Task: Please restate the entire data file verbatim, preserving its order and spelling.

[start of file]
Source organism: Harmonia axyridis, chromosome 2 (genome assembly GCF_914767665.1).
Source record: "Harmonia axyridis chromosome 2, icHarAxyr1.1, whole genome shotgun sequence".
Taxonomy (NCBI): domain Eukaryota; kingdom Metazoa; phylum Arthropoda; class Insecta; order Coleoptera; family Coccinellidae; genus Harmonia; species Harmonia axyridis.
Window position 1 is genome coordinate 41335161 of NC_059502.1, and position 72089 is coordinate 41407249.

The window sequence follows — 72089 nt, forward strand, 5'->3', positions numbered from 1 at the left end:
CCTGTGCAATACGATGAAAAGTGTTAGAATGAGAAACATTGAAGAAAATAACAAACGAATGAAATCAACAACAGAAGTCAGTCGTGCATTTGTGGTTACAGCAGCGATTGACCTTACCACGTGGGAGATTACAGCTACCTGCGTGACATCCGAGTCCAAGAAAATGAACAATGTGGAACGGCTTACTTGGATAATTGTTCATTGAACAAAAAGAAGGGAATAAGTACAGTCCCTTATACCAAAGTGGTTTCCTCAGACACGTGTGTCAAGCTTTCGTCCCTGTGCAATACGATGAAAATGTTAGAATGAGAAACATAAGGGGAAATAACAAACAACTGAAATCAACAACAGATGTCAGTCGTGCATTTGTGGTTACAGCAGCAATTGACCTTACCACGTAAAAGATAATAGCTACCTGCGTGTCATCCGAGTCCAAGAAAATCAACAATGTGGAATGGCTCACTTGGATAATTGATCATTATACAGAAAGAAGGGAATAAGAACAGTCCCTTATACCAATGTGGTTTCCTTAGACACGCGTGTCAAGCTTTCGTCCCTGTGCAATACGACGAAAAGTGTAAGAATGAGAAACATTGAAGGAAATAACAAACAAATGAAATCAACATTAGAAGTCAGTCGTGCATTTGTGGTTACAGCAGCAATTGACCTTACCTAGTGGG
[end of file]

Source organism: Harmonia axyridis, chromosome 2 (genome assembly GCF_914767665.1).
Source record: "Harmonia axyridis chromosome 2, icHarAxyr1.1, whole genome shotgun sequence".
Taxonomy (NCBI): domain Eukaryota; kingdom Metazoa; phylum Arthropoda; class Insecta; order Coleoptera; family Coccinellidae; genus Harmonia; species Harmonia axyridis.
Window position 1 is genome coordinate 41335161 of NC_059502.1, and position 72089 is coordinate 41407249.

The window sequence follows — 72089 nt, forward strand, 5'->3', positions numbered from 1 at the left end:
CCTGTGCAATACGATGAAAAGTGTTAGAATGAGAAACATTGAAGAAAATAACAAACGAATGAAATCAACAACAGAAGTCAGTCGTGCATTTGTGGTTACAGCAGCGATTGACCTTACCACGTGGGAGATTACAGCTACCTGCGTGACATCCGAGTCCAAGAAAATGAACAATGTGGAACGGCTTACTTGGATAATTGTTCATTGAACAAAAAGAAGGGAATAAGTACAGTCCCTTATACCAAAGTGGTTTCCTCAGACACGTGTGTCAAGCTTTCGTCCCTGTGCAATACGATGAAAATGTTAGAATGAGAAACATAAGGGGAAATAACAAACAACTGAAATCAACAACAGATGTCAGTCGTGCATTTGTGGTTACAGCAGCAATTGACCTTACCACGTAAAAGATAATAGCTACCTGCGTGTCATCCGAGTCCAAGAAAATCAACAATGTGGAATGGCTCACTTGGATAATTGATCATTATACAGAAAGAAGGGAATAAGAACAGTCCCTTATACCAATGTGGTTTCCTTAGACACGCGTGTCAAGCTTTCGTCCCTGTGCAATACGACGAAAAGTGTAAGAATGAGAAACATTGAAGGAAATAACAAACAAATGAAATCAACATTAGAAGTCAGTCGTGCATTTGTGGTTACAGCAGCAATTGACCTTACCTAGTGGG